<b>Disk repair utilities: a special report<br>

Disk repair utilities: a special report

MacTools Pro, Norton Utilities, DiskEssentials, and MicroMat's forthcoming utility Our report last time about MacTools repairing certain problems that Norton Utilities is unable to solve generated some heated email about Symantec. The general complaint is that Symantec has created a virtual monopoly of the repair utility market by buying out its competition. For those upset about this, there is good news. One company has just released a new Norton competitor and another has one planned for early 1998. But before we get to that, let's take a brief look at the history of repair utilities at Symantec:

Symantec's acquisition history Symantec's first entry into the disk repair utility market was a product called Symantec Utilities for Macintosh (or SUM) - which was itself largely derived from a previous non-Symantec product called MacZap. Soon after, it acquired Peter Norton Software, thereby gaining Norton Utilities for Macintosh (NUM) and a few other products. It eventually dumped SUM (after adding some of its components to NUM), leaving Norton Utilities as its premier product. This situation remained stable for awhile - until Fifth Generation came out with Public Utilities - another Norton competitor. Not too long after this, Symantec acquired Fifth Generation (gaining DiskDoubler and Suitcase as well as Public Utilities). Public Utilities was then dropped, once again leaving NUM as Symantec's sole repair utility. Finally, Symantec acquired Central Point, the company behind NUM's longest and strongest rival: MacTools Pro. As a sidelight, Central Point itself had just previously acquired MAXA's excellent Snooper (a hardware diagnostic utility) and Alert! (a software diagnostic utility). So Symantec got these as well. Snooper and Alert died a quick and painless death. MacTools Pro was marketed for another year or so and then it too was dropped. None of the significant advantages of MacTools have yet to be incorporated into NUM. In fact, it now seems likely that this will never occur. For example, one reader writes: "An engineering friend of mine who works at Symantec's Mac Division told me that development of NUM 4.0 will not include any of the cool/good/needed features of MacTools Pro. He said the development team is confident they can forward the progress of NUM without help from MacTools Pro."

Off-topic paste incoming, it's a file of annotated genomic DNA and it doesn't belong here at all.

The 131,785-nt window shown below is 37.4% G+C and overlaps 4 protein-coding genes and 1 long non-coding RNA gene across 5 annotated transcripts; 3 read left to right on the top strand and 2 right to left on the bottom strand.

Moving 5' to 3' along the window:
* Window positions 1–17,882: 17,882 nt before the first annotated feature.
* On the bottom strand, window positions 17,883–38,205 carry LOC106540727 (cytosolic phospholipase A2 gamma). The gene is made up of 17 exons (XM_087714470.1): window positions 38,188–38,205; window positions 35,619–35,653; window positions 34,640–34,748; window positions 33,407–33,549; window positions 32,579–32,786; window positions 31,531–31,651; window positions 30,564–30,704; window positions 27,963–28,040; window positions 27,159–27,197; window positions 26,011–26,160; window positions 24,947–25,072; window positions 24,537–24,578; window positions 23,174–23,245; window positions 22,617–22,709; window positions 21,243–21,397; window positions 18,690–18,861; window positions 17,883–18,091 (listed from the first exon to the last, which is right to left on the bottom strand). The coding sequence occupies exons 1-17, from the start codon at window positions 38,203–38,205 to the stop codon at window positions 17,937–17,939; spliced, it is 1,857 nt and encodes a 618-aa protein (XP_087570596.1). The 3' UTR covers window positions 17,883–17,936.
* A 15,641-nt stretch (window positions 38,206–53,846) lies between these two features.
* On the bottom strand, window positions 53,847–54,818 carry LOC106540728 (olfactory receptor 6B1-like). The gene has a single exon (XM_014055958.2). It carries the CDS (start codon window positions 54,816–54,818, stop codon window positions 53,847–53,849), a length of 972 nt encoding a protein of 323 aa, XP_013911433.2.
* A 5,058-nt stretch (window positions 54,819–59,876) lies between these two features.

Another side issue to all of this is that DiskDoubler Pro is not compatible with Mac OS 8 and Symantec has announced that it does not intend to upgrade it, leaving yet another product to die on the vine. Don Crabb has expressed his feelings about this in a MacWEEK column (thanks, Ernie Franic).

The result is that Symantec has acquired many excellent products (such as MacTools, Snooper and DiskDoubler) only to have them disappear or languish. Even when other companies have offered to purchase these abandoned programs, Symantec has refused.

New competition emerges: Total Recall and MicroMat There may be something of a happy ending (happy at least for those who would like some competition for NUM). Just this week Total Recall has announced the release of DiskEssentials for Mac. Its press release states: "People who have a problem with their Mac disks will now benefit from new, cutting edge repair technology, as well as DiskEssentials' advanced recovery and backup features." I hope to evalauate this product soon and see for myself.

And, although details remain vague for now, MicroMat's Jeff Baudin informs me that MicroMat is working on a Norton competitor, scheduled for release in 1998.

Using MacTools in Mac OS 8: a follow-up Finally, after noting last time that MacTools Pro 4.0.2 or earlier works with Mac OS 8, but versions 4.0.3 or later do not, several readers who currently own 4.0.4 have asked how they can acquire 4.0.2. I have begun to investigate this but have not yet found an answer. In the meantime, if anyone has figured out how to use ResEdit to modify version 4..0.4 so that it works in Mac OS 8, please let me know.

 

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